Israel to Ashton: Iranian forces mustn’t be allowed to dump ISIS on Israeli Golan border

Although Prime Minister Binyamin Netanyahu again appealed to US Congress not to approve the “dream deal” won by Iran, this deal was not his main business with US Defense Secretary Ashton Carter whom he was due to meet Monday, July 20.  Carter himself told reporters that the two countries could “agree to disagree.”

Israel’s overriding concern at this time, debkafile’s military sources report, is about Tehran’s possible endgame in fighting the Islamic State in Iraq and Syria, i.e. driving ISIS fighters to confront Israeli forces on the Golan and also reach the Jordanian border.

Iran’s Revolutionary Guards are in command of the “Popular Mobilization Forces,” a collection of pro-Iranian Shiite militias put together to combat ISIS in Iraq. Netanyahu and Defense Minister Moshe Ya’alon will ask Carter if the US has any control over the Iranian command centers in Iraq and Syria, and is in a position to stop Tehran harnessing Hizballah and Syrian troops to help those militias remove the threat ISIS poses to their allies in Damascus and Baghdad by diverting them to Israel and Jordan.
This peril first raised its head when, straight after the six powers signed the Vienna nuclear deal with Iran on July 14, US security officials, Russian Foreign Minister Sergey Lavrov and Iranian Foreign Minister Mohammed Javad Zarif declared that the next move was to build a broad coalition for fighting ISIS.

Netanyahu raised this concern with UK Foreign Secretary Philip Hammond, when he arrived in Jerusalem on July 16, two days after the Vienna deal was concluded. Although the Secretary’s formal mission was to elucidate the accord to Israel’s leaders, his real purpose was to hand him a letter from British Prime Minister David Cameron. In this letter, Cameron explained that his decision to extend RAF bombing missions from Iraq to Syria (depending on parliament’s approval in September) had nothing to do with Washington’s policies, but was solely motivated by the Islamist threat hanging over British national security.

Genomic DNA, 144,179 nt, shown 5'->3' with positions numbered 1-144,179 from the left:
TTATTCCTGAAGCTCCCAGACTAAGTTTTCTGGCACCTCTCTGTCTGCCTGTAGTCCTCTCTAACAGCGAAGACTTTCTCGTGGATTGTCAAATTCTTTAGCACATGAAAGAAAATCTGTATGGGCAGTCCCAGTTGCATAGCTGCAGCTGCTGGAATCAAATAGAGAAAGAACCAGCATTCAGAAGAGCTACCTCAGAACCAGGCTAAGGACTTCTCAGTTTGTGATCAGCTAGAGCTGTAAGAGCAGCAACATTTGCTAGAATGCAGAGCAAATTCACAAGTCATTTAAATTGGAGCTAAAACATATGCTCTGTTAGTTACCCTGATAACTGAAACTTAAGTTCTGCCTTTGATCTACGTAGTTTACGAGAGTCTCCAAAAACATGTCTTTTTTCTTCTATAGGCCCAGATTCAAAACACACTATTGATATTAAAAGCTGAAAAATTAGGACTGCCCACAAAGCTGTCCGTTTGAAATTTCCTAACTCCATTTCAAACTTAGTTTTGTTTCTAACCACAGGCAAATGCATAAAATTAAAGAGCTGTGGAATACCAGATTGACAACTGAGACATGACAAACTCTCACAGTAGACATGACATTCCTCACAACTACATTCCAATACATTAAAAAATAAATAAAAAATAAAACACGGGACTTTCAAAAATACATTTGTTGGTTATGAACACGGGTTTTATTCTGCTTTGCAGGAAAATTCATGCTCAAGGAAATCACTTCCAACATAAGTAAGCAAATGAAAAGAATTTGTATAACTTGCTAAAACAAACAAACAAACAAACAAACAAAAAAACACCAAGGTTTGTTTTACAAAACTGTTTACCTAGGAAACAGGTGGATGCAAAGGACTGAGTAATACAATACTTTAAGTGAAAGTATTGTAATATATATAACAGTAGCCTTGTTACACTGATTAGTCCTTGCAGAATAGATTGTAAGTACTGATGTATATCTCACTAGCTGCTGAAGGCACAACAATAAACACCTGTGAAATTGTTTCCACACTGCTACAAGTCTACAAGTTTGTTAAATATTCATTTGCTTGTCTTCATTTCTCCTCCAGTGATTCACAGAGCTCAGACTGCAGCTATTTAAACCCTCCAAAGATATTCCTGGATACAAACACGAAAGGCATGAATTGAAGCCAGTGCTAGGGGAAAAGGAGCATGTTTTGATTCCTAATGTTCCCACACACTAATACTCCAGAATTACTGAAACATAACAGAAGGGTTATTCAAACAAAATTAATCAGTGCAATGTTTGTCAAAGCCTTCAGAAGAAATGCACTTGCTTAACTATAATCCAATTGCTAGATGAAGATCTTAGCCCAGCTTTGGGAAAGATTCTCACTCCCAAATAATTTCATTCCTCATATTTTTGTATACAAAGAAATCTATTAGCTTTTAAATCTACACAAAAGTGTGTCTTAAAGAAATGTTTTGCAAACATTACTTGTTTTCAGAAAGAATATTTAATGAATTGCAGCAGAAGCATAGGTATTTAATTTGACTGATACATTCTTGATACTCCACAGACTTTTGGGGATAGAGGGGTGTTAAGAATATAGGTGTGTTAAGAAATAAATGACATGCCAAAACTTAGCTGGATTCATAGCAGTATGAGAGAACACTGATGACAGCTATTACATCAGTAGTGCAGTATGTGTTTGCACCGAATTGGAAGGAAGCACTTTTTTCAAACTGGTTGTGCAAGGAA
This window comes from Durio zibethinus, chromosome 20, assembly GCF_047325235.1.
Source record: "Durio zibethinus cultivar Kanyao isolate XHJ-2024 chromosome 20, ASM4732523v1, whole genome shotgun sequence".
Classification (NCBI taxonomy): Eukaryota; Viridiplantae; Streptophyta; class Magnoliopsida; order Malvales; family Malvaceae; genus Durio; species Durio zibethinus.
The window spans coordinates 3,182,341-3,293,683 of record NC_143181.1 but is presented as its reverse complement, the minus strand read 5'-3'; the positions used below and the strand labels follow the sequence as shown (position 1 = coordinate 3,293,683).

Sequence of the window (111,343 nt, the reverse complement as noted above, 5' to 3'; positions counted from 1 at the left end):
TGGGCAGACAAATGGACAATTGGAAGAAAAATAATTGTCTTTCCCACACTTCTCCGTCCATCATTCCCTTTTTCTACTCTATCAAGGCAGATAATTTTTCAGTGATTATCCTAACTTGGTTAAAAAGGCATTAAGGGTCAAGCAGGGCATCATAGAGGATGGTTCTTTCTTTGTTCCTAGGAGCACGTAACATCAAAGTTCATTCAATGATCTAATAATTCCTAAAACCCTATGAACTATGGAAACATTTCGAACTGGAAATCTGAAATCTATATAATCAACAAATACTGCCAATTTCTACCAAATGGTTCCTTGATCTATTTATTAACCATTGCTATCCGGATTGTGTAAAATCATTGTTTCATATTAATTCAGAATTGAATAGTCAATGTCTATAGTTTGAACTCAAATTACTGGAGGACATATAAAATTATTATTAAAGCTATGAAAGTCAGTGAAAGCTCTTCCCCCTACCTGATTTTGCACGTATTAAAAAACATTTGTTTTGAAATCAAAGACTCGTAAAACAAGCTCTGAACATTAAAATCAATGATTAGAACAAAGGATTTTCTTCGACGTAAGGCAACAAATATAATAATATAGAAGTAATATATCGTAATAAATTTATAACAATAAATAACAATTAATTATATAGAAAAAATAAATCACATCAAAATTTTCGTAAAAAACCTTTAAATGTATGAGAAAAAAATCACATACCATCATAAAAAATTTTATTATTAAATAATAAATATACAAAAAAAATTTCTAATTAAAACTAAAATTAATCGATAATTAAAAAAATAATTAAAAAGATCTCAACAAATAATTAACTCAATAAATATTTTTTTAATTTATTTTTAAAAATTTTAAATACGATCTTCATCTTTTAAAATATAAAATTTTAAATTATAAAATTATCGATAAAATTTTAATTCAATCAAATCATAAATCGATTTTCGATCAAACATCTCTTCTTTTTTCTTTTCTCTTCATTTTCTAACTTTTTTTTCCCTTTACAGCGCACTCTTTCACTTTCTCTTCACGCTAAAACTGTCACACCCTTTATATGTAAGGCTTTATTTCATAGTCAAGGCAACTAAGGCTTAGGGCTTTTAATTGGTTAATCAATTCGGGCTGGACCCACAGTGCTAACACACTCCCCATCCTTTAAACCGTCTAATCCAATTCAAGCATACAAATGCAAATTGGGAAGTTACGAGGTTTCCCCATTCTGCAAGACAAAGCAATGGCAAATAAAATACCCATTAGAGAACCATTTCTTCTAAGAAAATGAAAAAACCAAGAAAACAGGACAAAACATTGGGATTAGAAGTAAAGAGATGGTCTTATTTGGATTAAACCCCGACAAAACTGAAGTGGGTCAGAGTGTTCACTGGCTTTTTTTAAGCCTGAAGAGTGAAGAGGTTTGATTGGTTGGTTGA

Britain, he said, was not acting in support of the Syrian-Iranian-Hizballah lineup against the Islamist group; nor was it part of the Obama administration’s turnabout in favor of supporting Syrian President Bashar Assad. British bombers would target ISIS in the UK’s own interests.
Netanyahu discussed with Hammond the extent of US coordination with Iran’s military steps in Iraq. He said that if this tight partnership spilled over into Syria, Israel might be put willy-nilly in a position of proactive defense. The prime minister informed his British guest, intending the message to reach Washington too, that Israel has no intention of allowing itself to be pushed to the wall by an Iranian-commanded Shiite force prospectively sitting on its border, or by Islamist jihadis driven out of their Syrian strongholds and dumped there.
Saturday, July 7, Gen. Martin Dempsey, Chairman of the US Joint Chiefs of Command, arrived on an unannounced visit to Baghdad. Closeted with US officers and Iraqi political and military officials, Dempsey reviewed the state of the war on ISIS and determined that Iraq does not require additional troops or “advisers” on the ground to assist Iraqi forces to displace the ISIS terrorists.

Clearly, more and more of the onus for fighting the Islamic State is being passed by Washington to Tehran.
Dempsey made a point of discussing the operation to liberate Ramadi which the Islamists captured in mid-May. “The object now is to isolate Ramadi, to deny ISIL the ability to either withdraw or reinforce,” he said.

On paper, it is the Iraqi army which is leading this important counter-offensive. On the ground, it is being fought by Iran-led Shiite “Popular Mobilization Forces.”

The signal conveyed by Dempsey was read in Israel, Saudi Arabia and Jordan, ahead of the Ashton Carter visit to their capitals this week: Don't expect the Obama administration to back away from its close cooperation with Iran in the struggle against ISIS. This was the direct follow-up to the nuclear deal, regardless of how Iran’s empowerment might affect their national security.

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